Since 1982, multiple lawsuits have been filed regarding cigarette-ignited fire deaths and injuries. The first successful lawsuit resulted in a 2 million dollar settlement for a young child severely burned in a car fire allegedly caused by a cigarette.[19]

Regional implementation[edit]

United States[edit]

As of August 26, 2011, all 50 states and the District of Columbia had passed state legislation modeled on New York's original bill, mandating the sale of fire-safe cigarettes.[20] State laws generally contain provisions permitting the sale of non-FSCs that have been tax-stamped by wholesalers and retailers in the state prior to the effective date of the state's FSC law. The laws require cigarettes to exhibit a greater likelihood of self-extinguishing using the E2187 test from ASTM International. The E2187 standard is cited in U.S. state legislation and is the basis for the fire-safe cigarette law in effect in Canada. It is being considered for legislation in other countries.[1]


On October 1, 2005, Canada became the first country to implement a nationwide cigarette fire safety standard. The law requires that all cigarettes manufactured in or imported into Canada must burn their full length no more than 25% of the time when tested using ASTM International method E2187-04: Standard Test Method for Measuring the Ignition Strength of Cigarettes. The law is based on the New York State legislation. Each year in Canada, fires started by smokers' materials kill approximately 70 people and cause 300 injuries, according to a study conducted by the Canadian Association of Fire Chiefs.[21]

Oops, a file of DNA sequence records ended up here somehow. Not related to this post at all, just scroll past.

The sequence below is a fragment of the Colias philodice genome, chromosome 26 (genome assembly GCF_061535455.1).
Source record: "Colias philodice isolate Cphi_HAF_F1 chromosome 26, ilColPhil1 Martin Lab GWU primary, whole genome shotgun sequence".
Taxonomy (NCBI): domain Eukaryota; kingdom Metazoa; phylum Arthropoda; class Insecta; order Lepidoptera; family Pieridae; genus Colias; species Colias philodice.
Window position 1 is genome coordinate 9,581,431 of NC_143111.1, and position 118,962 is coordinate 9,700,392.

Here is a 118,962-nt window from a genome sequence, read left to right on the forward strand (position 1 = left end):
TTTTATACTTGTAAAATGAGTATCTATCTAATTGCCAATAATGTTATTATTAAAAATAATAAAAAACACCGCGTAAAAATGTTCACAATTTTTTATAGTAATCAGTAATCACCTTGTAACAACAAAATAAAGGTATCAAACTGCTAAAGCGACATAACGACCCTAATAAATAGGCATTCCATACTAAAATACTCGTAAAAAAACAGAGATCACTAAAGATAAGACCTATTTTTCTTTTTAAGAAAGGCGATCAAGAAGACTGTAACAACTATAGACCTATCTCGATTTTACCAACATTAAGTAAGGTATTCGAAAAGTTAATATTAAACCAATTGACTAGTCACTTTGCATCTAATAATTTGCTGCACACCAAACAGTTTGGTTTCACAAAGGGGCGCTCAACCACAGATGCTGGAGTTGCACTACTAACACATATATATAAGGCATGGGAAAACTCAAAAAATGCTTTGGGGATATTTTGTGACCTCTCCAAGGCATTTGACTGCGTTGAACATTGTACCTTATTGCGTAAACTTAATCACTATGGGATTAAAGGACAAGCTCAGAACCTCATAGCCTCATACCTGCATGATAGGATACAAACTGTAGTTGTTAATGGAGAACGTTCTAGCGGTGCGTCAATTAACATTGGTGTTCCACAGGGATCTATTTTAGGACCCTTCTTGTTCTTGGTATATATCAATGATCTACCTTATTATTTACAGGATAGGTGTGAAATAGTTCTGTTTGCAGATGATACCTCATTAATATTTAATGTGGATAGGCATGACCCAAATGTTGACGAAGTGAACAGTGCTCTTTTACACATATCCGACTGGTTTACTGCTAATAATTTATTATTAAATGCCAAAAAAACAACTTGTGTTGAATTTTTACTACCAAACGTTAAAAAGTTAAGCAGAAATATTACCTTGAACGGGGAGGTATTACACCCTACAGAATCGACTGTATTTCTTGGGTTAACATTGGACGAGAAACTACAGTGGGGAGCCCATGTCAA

On November 30, 2007, 27 EU states approved a European Commission proposal to require the tobacco industry to use fire-retardant paper in all cigarettes. The European Committee for Standardization said that these types of products would be universally available.[22] In November 2010, the General Product Safety Directive (GPSD) Committee of the European Commission agreed the standard and reached the consensus that enforcement of the standard (including at the point of sale to consumers) would start “about 12 months from its publication by CEN” – around 17 November 2011, with publication of reference to the standard in the Official Journal of the European Union. [23] The standard was implemented on that date.[24]